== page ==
In college, a friend of mine married a man I didn’t much like, and shortly thereafter, that man was murdered. Because I didn’t much like him and because his widow was no longer a close friend, the event did not evoke much special feeling in me. There was an abstract sense that death, especially young and especially violent, is a tragedy, of course, and that none of his character flaws as I perceived them were deserving of an execution. However, because I did not feel acutely wounded and because I did not want to contrive some kinder image after death, I did not attend the funeral. I did not sit quietly mourning in my room. I did not visit with the widow and cry. I did not offer my reflections in public or in private. I did not partake in grief because I had no grief to offer.
These were all internal acts and the most important thing I did not do was relate them externally. I did not say I didn’t like the guy, I said nothing. I didn’t say why I wasn’t at the funeral, or why I wasn’t crying—I only didn’t do these things. I did not protest that people “expected me to care,” because they didn’t. I was far from the minds of the pallbearers and nothing in their pain required me to speak well or ill of the departed. A simpler way of putting it: the only expectation was that I not be an asshole. Even this was implicit—the mourning were not thinking about me.
It takes a peculiar kind of narcissism to imagine that mere proximity to an event compels a response—as if you cannot sometimes be silent and the world would not be complete without your verdict. Blame social media’s endless appetite for commentary if you like, but that’s only the megaphone for broadcasting the bad habit. The impulse comes first and it had an especially egregious airing on the day of Joan Rivers’ death.
It took less than an hour. I know because I happened to be procrastinating when the news broke, in those odd few minutes between the first rumors and final confirmation from the Associated Press, when the Internet holds still and waits to see whether its got a tragedy or a hoax. (We had a case of each that day: Joan Rivers was really dead. Betty White was not.)
So I remember precisely when the news broke, and I remember that it was less than an hour before the straight signal boosts and quickly cobbled tributes were interrupted by a stream of commenters unable to resist the impulse to register their dissent. The extremity of sentiment varied, but the essence was the same: Joan Rivers was a bad person; I don’t know why I’m expected to care; I’m neutral or even (with some of them) happy that she’s died.
It isn’t that they were wrong. Setting aside that she was nowhere even near the running for “worst person ever” (or even of the recently deceased), Joan Rivers was deeply flawed. Her sins were entirely verbal, but she had too much clout to make them harmless. I won’t recite the litany right now. Suffice it to say, she said enough to transgress every sacred pillar of the Left, not always in a tone we can rightfully consider “kidding,” and there is a credible case to be made that she was at times a racist, transphobic homophobe and a fairly bad feminist to boot.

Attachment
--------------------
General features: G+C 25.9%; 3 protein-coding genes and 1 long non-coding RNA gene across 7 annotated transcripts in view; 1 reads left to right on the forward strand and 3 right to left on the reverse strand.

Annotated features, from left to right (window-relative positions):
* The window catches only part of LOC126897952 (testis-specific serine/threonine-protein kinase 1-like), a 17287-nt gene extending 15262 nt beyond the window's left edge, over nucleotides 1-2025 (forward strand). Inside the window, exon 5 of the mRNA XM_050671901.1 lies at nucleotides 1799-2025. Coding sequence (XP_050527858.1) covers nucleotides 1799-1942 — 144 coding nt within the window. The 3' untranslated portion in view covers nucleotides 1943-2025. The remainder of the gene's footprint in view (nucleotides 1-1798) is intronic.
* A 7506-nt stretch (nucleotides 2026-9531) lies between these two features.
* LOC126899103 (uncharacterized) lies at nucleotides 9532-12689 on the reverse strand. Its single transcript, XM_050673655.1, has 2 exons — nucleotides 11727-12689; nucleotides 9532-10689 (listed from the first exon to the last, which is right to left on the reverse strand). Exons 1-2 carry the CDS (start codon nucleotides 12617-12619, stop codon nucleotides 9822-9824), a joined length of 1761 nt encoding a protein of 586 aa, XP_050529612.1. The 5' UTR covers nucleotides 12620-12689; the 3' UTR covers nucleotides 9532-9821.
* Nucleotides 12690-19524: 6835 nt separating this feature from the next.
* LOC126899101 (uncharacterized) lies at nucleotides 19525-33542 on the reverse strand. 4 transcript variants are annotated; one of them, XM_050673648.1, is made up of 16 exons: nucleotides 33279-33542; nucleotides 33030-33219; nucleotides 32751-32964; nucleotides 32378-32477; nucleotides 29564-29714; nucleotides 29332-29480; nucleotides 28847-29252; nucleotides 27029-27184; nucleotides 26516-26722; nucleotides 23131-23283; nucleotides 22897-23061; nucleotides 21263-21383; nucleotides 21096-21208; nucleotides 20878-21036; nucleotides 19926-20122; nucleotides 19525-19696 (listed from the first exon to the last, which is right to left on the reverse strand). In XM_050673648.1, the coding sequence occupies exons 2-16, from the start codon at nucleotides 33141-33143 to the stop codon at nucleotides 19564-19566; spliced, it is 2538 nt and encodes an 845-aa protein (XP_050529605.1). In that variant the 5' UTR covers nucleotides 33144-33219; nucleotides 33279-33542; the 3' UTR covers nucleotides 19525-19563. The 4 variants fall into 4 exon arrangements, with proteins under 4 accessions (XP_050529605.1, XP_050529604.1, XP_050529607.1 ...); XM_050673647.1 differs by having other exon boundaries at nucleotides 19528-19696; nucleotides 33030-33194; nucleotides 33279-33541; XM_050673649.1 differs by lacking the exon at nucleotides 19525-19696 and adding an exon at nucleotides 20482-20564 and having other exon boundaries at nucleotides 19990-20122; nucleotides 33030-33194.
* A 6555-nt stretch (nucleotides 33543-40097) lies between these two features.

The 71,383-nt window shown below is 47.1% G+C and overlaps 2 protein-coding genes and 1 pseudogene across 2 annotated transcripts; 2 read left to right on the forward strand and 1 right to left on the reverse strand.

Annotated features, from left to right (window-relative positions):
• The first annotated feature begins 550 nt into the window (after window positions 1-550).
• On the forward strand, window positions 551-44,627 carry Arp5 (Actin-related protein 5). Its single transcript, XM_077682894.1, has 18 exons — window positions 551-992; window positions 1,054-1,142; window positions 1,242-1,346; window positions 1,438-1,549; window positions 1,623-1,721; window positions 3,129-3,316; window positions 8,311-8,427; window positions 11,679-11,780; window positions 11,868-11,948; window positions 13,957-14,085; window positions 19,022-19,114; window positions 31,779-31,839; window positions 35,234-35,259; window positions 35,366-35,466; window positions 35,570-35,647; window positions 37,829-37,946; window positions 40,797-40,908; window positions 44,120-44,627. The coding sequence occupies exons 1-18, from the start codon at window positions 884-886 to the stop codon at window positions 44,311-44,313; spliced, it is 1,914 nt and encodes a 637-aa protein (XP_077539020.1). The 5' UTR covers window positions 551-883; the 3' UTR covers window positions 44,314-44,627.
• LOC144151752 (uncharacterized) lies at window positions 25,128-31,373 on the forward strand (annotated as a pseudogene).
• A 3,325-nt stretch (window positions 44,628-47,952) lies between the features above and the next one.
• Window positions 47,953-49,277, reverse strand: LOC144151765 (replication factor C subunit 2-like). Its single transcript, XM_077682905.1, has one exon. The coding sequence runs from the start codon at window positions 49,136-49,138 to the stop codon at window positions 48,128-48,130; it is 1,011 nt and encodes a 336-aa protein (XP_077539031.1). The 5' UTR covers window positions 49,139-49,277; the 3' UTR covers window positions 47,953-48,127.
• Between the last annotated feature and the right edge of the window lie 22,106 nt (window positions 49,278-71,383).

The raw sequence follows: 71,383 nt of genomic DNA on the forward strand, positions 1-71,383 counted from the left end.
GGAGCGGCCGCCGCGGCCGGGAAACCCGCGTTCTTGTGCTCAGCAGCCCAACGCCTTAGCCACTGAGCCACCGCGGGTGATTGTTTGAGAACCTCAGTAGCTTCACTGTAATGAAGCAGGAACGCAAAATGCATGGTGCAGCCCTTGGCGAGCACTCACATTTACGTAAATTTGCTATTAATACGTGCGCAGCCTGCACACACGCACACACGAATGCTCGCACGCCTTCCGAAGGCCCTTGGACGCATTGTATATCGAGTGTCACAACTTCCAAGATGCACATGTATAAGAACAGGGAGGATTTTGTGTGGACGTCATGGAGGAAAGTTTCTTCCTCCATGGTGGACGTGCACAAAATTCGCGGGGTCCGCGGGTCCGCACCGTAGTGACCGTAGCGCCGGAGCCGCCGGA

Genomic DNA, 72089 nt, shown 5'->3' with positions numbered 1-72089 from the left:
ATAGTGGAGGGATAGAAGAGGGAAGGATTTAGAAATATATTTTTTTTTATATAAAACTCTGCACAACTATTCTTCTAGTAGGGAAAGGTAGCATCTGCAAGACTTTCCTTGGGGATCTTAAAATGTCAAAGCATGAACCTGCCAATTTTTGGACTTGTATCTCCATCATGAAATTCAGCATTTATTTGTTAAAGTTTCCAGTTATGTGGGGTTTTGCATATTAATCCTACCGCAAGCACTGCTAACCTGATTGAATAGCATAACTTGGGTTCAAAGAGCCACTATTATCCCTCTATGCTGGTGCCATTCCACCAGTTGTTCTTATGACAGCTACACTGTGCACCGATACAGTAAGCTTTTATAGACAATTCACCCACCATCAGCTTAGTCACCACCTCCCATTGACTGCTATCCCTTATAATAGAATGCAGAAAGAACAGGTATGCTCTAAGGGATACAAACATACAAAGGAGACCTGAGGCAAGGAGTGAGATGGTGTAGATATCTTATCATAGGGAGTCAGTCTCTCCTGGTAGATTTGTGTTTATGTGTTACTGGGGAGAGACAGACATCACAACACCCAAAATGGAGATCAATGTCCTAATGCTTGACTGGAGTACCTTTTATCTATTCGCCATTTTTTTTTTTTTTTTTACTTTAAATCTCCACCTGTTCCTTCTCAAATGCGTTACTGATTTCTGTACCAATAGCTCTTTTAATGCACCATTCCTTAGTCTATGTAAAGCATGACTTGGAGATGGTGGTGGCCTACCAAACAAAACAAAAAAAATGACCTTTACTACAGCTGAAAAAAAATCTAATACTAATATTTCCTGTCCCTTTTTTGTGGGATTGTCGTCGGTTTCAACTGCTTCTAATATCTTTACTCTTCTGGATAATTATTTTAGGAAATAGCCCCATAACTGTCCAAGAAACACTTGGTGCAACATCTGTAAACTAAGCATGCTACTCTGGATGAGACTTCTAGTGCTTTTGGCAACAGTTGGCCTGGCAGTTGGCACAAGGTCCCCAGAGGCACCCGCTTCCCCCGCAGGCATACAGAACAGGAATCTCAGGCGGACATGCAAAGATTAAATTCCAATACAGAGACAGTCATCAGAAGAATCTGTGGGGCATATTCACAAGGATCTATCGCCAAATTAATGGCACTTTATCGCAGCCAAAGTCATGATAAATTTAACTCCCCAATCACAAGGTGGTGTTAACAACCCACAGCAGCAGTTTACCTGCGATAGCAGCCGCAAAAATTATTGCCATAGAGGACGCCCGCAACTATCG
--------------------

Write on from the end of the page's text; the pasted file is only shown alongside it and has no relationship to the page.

I don’t write in order to valorize the woman. But it bothers me that it only took an hour. What is accomplished by a snarky celebration of her passing before the body is even in the ground? When her family, and more immediately her fans, are not even yet sufficiently past shock to begin mourning? Do we imagine they want to hear about how terrible she was right now, or that hearing it, they might say, “You’re right. Forget the funeral. I’m glad she’s dead, too?”
How soon is too soon to begin speaking ill of the dead? A number of her detractors have pointed out to me that Rivers, beyond her general sins against social justice, was especially insensitive to that line. “She would make terrible cracks about people as soon as the doctors called a time of death,” they say. “Why do we owe her any better?” Maybe. But it seems strange to argue that Rivers was reprehensible in the same instant that you just barely clear the moral bar you say she set too low.
Of course, the more common pushback isn’t about bars, precisely; rather, I have been told that the day of Rivers’ death—as she is being celebrated for the final time—is not just permissible but the best time to remind the teary-eyed of her transgressions. “We shouldn’t lie about people, even if they’re gone,” they say. “She didn’t have to act the way she did, and it would be dishonest of us to pretend we loved her unconditionally.”
Yet nobody is asking these people to lie. Nobody is waiting behind the screen, clicking refresh every minute, to see what they have to say about Joan Rivers. Nobody is expecting them to care, and nobody—certainly not me—is expecting them to feel anything at all that they don’t feel. Staying silent for a single day does not constitute a failure to speak out. It does no injury to the world. Perhaps rushing to post against the tide of popular opinion is some small part of bravery, but the better part of decency is restraint.
I don’t know how soon is too soon. I don’t expect a week, or even a weekend. But is a day too much? Even an hour?
Joan Rivers’ legacy should be complicated. She should not be remembered as a saint, but all of future time exists for this critique. Every day since Thursday has been one more measure of distance between the narcissism of contradicting the bereaved and the thoughtful, reflective consideration that should be offered when the dust has cleared. We come to bury Rivers, not to praise her. We respectfully request the silence of the crowd during the internment and eulogy. When we’ve gone and if you must, feel free to begin dancing on the grave.
Photo by Bob Jagendorf/Flickr (CC BY 2.0) | Remix by Fernando Alfonso III